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Topic: Reading extra GPIO pins in Port E (328PB) (Read 228 times) previous topic - next topic

mikeymikey

Hello,
My senior design team and I are using the new 328-PB chip on our custom PCB. We have broken out some of the additional pins the PB offers over the old 328-P.... Unfortunately we don't know how to access these pins as we don't know that the arduino IDE recognizes them.

We are using tinyISP to program along with Watterott's opitboot configuration.
https://github.com/watterott/ATmega328PB-Testing

Maybe we can just define our pins as 20-23 and the IDE will recognize them as just regular pins?


Point being as a sanity check I tried accessing digital pin 9 on a 2560 with #define ledPin PH6...and it did not work (compiled/uploaded fine), but #define ledPin 9 does.   I guess the AVR designations don't work in arduino.

Any advice would be appreciated!


Coding Badly


An option...
https://www.google.com/search?q=arduino+direct+port

The other option is to create your own (or use an existing) board definition for that processor.



DrAzzy

At this point MiniCore (by MCUdude/hansibul) is a better bet for the PB series.

I think it provides pin numbers for the new pins, so you can use them with digitalWrite() and the like.
ATtiny core for 841+1634+828 and x313/x4/x5/x61/x7/x8 series Board Manager:
http://drazzy.com/package_drazzy.com_index.json
ATtiny breakouts (some assembled), mosfets and awesome prototyping board in my store http://tindie.com/stores/DrAzzy

hansibull

Yes, MiniCore is probably the best option for 328PB support.

MightyCore -  ATmega1284, mega644, mega324, mega164, mega32, mega16, mega8535
Github.com/MCUdude/MightyCore

MiniCore - ATmega8, mega48, mega88, mega168, mega328
Github.com/MCUdude/MiniCore

mikeymikey

#4
Jul 10, 2018, 12:27 am Last Edit: Jul 10, 2018, 12:30 am by mikeymikey
An option...
https://www.google.com/search?q=arduino+direct+port

The other option is to create your own (or use an existing) board definition for that processor.



The tutorials I have been finding seem to be trying to use direct mapping to effect rapid bit flipping to produce output... Haven't seen anybody desire to manually read pin input this way... no real advantage... would break cross compatibility. We are unique in our needs as our board is custom.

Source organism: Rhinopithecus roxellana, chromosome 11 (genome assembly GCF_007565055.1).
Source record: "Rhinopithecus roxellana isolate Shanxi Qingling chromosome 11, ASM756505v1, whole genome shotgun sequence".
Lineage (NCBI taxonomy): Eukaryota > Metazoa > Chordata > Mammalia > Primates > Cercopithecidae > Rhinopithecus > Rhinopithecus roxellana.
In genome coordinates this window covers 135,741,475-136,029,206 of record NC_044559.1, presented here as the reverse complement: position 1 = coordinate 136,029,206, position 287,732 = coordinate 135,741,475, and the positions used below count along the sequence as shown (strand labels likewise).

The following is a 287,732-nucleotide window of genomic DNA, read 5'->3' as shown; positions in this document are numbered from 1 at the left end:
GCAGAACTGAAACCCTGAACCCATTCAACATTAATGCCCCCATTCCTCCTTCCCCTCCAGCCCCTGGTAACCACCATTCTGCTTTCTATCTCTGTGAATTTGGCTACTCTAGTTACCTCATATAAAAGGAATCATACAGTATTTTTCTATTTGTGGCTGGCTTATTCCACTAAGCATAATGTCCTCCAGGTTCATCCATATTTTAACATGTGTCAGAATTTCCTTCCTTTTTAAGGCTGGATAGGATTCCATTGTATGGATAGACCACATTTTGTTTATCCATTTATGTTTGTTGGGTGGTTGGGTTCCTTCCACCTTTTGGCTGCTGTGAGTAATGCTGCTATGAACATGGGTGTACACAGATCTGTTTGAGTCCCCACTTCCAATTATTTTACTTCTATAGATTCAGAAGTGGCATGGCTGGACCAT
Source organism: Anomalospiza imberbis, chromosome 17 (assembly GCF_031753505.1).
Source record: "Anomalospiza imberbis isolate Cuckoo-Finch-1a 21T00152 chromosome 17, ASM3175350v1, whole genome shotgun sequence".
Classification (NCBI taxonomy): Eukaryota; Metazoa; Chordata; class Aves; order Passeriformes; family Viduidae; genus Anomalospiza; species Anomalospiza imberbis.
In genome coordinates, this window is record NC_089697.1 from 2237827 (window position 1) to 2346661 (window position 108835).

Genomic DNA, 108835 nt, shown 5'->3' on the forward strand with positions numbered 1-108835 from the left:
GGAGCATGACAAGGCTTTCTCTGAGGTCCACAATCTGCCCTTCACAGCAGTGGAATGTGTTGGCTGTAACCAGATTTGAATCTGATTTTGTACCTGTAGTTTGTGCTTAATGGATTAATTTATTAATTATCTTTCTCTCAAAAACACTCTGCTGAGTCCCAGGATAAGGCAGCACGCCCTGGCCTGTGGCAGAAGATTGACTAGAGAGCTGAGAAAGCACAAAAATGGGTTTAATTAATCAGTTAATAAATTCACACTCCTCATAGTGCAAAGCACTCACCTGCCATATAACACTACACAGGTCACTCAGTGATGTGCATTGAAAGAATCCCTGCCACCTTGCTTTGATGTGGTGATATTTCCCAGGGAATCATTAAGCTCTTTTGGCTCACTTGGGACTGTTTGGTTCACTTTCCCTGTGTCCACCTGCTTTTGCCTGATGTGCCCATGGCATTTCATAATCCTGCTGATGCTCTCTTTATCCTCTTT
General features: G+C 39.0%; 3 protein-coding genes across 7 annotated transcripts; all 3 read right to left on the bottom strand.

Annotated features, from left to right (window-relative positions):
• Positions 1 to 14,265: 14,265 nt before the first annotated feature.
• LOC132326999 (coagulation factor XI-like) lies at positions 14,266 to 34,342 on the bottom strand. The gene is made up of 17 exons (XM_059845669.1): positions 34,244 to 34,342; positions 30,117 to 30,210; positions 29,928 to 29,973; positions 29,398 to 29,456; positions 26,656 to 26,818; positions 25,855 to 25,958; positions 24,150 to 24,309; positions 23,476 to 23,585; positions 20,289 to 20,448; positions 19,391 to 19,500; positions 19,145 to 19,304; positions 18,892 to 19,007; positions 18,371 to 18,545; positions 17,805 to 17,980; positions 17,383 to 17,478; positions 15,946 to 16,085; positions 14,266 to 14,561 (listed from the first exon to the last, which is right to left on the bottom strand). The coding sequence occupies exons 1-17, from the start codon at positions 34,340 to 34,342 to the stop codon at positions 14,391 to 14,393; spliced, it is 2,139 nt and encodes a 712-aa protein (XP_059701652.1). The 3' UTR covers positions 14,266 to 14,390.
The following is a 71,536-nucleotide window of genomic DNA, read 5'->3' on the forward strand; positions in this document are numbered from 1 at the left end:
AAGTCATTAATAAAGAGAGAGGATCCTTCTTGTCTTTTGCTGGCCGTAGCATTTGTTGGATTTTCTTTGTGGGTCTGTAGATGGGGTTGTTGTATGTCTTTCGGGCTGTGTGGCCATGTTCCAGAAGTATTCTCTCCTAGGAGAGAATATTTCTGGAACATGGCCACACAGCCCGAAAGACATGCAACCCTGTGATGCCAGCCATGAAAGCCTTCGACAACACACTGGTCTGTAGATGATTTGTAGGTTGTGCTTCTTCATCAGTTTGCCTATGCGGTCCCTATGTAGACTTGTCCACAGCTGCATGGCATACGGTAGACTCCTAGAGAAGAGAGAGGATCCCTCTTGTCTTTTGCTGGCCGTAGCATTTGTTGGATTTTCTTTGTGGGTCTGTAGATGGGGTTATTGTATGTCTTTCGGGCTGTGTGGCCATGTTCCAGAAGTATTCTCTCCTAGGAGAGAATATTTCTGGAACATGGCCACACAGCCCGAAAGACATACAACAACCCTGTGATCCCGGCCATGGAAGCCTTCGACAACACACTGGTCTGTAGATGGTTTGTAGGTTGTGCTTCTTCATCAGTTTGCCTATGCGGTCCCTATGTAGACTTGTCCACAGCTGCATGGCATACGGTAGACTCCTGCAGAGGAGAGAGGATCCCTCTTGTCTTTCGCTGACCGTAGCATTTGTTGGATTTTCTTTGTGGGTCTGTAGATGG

I will look into the mini core fork. It seems very well documented.


If I can make my own board definition.. can't I just look at watterott's and determine what they named the E pins as?
Where would I find the board configs?

hansibull

Quote
The tutorials I have been finding seem to be trying to use direct mapping to effect rapid bit flipping to produce output... Haven't seen anybody desire to manually read pin input this way... no real advantage... would break cross compatibility. We are unique in our needs as our board is custom.
Reading a port state by using the PINx register (PINE in your case) is definitly the fastest way to read a pin in terms of clock cycles. That's one real advantage right there. if you want to read the other ports one the 328PB you simply just use PINB, PINC or PIND. Reading these registers will for ATmega328 (and infact all MiniCore compatible microcontrollers) without any changes in hardware or software. I'd say it's pretty cross compatible across the whole range (ATmega8/48/88/168/328/328PB).

Quote
If I can make my own board definition.. can't I just look at watterott's and determine what they named the E pins as?
Where would I find the board configs?
Why would you want to do this? If you're worried about compatibility you should definitly stick to a pinout that's widely used and accepted. If you look at the pinout pic I posted you can clearly see what "Arduino pin" are mapped to PORTE.
MightyCore -  ATmega1284, mega644, mega324, mega164, mega32, mega16, mega8535
Github.com/MCUdude/MightyCore

MiniCore - ATmega8, mega48, mega88, mega168, mega328
Github.com/MCUdude/MiniCore

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